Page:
Dharmage, S.
    Physical activity and the association with asthma and wheeze in the respiratory health in northern Europe (rhine) study2015Ingår i: Respirology (Carlton South. Print), ISSN 1323-7799, E-ISSN 1440-1843, Vol. 20, s. 53-53Artikel i tidskrift (Övrigt vetenskapligt)
  • 5. Russell, Melissa A.
    et al.
    Janson, Christer
    Gomez Real, Francisco
    Johannessen, Ane
    Waatevik, Marie
    Benediktsdottir, Bryndis
    Holm, Mathias
    Lindberg, Eva
    Schlünssen, Vivi
    Raza, Wasif
    Umeå universitet, Medicinska fakulteten, Institutionen för folkhälsa och klinisk medicin, Yrkes- och miljömedicin.
    Dharmage, Shyamali C.
    Svanes, Cecilie
    Physical activity and asthma: a longitudinal and multi-country study2017Ingår i: Journal of Asthma, ISSN 0277-0903, E-ISSN 1532-4303, Vol. 54, nr 9, s. 938-945Artikel i tidskrift (Refereegranskat)
    Abstract [en]

    Objective: To investigate the impact of physical activity on asthma in middle-aged adults, in one longitudinal analysis, and one multi-centre cross-sectional analysis.

    Methods: The Respiratory Health in Northern Europe (RHINE) is a population-based postal questionnaire cohort study. Physical activity, height and weight were self-reported in Bergen, Norway, at RHINE II (1999–2001) and all centres at RHINE III (2010–2012). A longitudinal analysis of Bergen data investigated the association of baseline physical activity with follow-up asthma, incident asthma and symptoms, using logistic and zero-inflated Poisson regression (n = 1782). A cross-sectional analysis of all RHINE III centres investigated the association of physical activity with concurrent asthma and symptoms (n = 13,542) using mixed-effects models. Body mass index (BMI) was categorised (&lt;20, 20–24.99, 25–29.99, 30+ kg/m2) and physical activity grouped by amount and frequency of lighter (no sweating/heavy breathing) and vigorous (sweating/heavy breathing) activity.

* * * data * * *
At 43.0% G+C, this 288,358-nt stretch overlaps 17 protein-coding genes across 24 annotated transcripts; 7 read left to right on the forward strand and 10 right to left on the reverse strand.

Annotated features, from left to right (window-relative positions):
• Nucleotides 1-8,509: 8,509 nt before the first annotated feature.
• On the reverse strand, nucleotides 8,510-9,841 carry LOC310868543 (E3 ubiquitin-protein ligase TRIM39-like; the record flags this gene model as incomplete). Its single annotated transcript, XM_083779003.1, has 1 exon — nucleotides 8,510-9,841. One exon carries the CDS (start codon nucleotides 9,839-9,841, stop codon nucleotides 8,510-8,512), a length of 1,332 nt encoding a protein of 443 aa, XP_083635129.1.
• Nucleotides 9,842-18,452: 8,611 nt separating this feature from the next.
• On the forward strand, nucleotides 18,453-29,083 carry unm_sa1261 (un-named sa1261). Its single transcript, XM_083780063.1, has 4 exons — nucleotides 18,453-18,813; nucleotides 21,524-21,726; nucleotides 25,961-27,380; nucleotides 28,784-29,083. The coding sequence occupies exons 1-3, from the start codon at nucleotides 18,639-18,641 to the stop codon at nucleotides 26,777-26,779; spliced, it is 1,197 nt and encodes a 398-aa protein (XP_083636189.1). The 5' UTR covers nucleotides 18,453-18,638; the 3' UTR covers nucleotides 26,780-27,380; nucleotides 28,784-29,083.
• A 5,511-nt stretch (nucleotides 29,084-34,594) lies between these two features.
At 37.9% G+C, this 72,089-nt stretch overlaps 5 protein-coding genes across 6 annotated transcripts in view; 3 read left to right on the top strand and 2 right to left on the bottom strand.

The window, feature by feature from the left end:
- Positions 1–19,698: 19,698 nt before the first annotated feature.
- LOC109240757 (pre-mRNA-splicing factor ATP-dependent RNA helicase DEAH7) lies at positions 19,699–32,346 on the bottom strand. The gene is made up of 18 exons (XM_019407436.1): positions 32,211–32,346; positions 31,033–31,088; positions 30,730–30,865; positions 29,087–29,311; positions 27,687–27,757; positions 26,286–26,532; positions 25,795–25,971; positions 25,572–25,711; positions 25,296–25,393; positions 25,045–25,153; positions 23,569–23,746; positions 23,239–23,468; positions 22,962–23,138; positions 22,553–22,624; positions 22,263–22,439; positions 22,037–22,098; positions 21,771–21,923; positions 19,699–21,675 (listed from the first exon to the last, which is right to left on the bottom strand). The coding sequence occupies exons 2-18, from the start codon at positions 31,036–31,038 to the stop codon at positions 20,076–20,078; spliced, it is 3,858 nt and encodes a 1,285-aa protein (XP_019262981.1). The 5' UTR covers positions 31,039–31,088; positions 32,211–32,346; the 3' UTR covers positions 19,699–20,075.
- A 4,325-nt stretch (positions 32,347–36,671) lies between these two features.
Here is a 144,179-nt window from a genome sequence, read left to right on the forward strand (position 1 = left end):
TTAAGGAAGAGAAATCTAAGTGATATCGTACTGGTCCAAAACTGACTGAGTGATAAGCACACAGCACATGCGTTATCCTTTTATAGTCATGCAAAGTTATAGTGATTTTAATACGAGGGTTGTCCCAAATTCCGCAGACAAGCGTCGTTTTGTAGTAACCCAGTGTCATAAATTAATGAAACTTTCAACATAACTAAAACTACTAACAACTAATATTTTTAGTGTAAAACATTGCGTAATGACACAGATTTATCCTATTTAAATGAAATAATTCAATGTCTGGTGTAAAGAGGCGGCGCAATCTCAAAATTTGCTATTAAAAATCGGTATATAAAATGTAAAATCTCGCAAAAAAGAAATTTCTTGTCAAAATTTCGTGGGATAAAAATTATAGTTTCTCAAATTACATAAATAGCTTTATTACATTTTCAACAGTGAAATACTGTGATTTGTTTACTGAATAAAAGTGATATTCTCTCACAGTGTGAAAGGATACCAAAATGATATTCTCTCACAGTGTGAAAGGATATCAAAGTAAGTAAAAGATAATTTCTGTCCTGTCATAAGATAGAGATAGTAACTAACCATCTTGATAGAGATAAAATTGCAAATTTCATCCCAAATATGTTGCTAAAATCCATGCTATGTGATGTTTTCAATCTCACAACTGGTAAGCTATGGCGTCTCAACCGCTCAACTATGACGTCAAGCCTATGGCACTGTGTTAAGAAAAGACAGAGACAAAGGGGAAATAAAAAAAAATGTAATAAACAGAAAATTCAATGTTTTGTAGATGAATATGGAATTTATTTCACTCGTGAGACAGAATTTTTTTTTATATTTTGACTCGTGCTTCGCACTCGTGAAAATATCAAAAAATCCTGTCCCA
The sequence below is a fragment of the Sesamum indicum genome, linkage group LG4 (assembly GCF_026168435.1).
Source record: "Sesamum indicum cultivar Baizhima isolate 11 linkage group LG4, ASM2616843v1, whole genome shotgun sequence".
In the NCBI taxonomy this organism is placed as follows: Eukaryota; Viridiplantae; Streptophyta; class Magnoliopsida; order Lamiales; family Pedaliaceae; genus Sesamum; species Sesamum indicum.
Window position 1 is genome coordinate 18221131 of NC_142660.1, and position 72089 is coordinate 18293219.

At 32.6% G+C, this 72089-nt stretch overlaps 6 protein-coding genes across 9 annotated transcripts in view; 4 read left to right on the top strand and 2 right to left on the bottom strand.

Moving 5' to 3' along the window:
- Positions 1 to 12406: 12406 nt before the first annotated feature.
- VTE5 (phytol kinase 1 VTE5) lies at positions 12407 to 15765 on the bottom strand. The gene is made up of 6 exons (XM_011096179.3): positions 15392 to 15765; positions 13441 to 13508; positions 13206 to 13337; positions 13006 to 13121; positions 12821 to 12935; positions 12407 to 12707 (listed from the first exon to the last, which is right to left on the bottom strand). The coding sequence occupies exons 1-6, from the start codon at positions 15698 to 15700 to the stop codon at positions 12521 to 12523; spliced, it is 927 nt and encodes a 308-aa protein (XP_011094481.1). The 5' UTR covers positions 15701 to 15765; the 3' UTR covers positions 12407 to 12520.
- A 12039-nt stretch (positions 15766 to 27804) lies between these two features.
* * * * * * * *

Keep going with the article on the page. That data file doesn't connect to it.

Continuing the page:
Results: In the Bergen longitudinal analysis, undertaking light activity 3+ times/week at baseline was associated with less follow-up asthma (odds ratio [OR] 0.44, 95% confidence interval [CI] 0.22, 0.89), whilst an effect from undertaking vigorous activity 3+ times/week was not detected (OR 1.22, 95% CI 0.44, 2.76). The associations were attenuated with BMI adjustment. In the all-centre cross-sectional analysis an interaction was found, with the association between physical activity and asthma varying across BMI categories.

    Conclusion: These findings suggest potential longer-term benefit from lighter physical activity, whilst improvement in asthma outcomes from increasing activity intensity was not evident. Additionally, it appears the benefit from physical activity may differ according to BMI.

1 - 5 av 5
RefereraExporteraLänk till träfflistan
Permanent länk
Referera
Referensformat
  • apa
  • ieee
  • modern-language-association-8th-edition
  • vancouver
  • Annat format
Fler format
Språk
  • de-DE
  • en-GB
  • en-US
  • fi-FI
  • nn-NO
  • nn-NB
  • sv-SE
  • Annat språk
Fler språk
Utmatningsformat
  • html
  • text
  • asciidoc
  • rtf